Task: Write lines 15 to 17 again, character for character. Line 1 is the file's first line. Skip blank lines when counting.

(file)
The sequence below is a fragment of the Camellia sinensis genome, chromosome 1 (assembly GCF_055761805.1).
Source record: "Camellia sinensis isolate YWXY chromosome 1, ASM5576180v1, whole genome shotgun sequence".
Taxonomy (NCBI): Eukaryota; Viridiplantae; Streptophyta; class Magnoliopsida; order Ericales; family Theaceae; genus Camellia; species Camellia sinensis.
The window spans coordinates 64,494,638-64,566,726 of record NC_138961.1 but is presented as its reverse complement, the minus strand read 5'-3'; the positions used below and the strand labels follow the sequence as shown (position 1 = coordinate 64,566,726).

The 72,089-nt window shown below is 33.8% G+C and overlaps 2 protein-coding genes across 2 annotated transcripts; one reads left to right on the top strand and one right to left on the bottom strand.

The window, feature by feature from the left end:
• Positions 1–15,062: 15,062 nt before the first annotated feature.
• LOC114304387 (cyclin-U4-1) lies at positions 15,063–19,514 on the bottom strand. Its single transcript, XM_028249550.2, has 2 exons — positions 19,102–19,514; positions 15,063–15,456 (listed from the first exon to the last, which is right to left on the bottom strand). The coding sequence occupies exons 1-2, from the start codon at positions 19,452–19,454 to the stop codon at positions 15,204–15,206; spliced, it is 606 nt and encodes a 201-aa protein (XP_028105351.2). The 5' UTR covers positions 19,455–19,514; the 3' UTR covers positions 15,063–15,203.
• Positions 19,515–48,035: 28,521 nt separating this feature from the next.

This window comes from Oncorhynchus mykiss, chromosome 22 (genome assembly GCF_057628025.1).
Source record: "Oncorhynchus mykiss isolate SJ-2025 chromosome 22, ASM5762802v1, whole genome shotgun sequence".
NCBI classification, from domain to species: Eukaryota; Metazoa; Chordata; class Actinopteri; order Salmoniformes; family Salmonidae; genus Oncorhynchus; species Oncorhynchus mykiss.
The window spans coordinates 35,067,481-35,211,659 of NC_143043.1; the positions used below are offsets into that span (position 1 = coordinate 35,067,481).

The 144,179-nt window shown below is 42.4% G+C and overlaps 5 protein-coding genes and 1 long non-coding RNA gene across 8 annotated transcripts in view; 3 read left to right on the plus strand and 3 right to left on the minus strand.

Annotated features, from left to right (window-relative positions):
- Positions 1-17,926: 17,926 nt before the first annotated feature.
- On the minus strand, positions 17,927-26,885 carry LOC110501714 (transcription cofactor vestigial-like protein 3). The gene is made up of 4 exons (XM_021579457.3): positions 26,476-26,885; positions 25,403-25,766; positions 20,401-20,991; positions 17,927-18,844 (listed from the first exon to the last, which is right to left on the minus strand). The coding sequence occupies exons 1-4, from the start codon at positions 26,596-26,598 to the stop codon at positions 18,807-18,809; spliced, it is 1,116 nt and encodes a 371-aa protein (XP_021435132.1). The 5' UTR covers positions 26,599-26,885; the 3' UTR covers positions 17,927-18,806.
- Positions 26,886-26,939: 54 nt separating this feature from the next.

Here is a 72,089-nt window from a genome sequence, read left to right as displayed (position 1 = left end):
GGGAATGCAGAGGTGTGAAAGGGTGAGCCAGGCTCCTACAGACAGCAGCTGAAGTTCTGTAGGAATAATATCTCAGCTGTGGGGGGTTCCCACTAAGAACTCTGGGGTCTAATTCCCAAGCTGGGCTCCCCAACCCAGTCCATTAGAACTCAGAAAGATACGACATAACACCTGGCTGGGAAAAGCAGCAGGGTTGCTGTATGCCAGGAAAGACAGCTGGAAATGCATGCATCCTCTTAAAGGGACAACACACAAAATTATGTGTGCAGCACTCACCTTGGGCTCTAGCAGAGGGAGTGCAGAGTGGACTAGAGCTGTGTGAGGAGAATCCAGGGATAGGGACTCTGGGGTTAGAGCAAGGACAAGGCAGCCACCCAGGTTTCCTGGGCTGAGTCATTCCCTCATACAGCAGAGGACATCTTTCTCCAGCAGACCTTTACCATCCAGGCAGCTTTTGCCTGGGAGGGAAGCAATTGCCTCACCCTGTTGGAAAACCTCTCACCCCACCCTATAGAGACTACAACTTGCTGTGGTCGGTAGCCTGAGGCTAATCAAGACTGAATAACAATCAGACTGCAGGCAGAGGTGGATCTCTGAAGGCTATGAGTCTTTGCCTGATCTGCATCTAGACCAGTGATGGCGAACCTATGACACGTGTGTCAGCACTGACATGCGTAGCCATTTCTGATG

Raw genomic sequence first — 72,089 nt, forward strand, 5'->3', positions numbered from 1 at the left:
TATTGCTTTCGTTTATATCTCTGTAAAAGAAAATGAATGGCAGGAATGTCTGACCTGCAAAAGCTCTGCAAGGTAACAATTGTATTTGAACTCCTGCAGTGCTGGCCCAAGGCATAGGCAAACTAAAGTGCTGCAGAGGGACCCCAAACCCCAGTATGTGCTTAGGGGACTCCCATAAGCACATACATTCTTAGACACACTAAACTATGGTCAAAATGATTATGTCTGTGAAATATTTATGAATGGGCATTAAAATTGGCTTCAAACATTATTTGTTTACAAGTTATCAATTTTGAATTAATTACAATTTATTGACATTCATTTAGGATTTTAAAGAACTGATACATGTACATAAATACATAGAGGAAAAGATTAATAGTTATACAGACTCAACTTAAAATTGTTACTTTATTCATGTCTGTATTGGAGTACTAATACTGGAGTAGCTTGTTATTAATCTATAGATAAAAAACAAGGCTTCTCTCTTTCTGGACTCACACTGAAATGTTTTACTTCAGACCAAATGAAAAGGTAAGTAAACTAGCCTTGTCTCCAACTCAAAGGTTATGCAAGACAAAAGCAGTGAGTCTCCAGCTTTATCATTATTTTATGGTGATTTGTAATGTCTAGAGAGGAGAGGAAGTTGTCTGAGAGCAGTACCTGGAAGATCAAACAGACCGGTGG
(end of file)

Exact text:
Annotated features, from left to right (window-relative positions):
- Positions 1-17,926: 17,926 nt before the first annotated feature.
- On the minus strand, positions 17,927-26,885 carry LOC110501714 (transcription cofactor vestigial-like protein 3). The gene is made up of 4 exons (XM_021579457.3): positions 26,476-26,885; positions 25,403-25,766; positions 20,401-20,991; positions 17,927-18,844 (listed from the first exon to the last, which is right to left on the minus strand). The coding sequence occupies exons 1-4, from the start codon at positions 26,596-26,598 to the stop codon at positions 18,807-18,809; spliced, it is 1,116 nt and encodes a 371-aa protein (XP_021435132.1). The 5' UTR covers positions 26,599-26,885; the 3' UTR covers positions 17,927-18,806.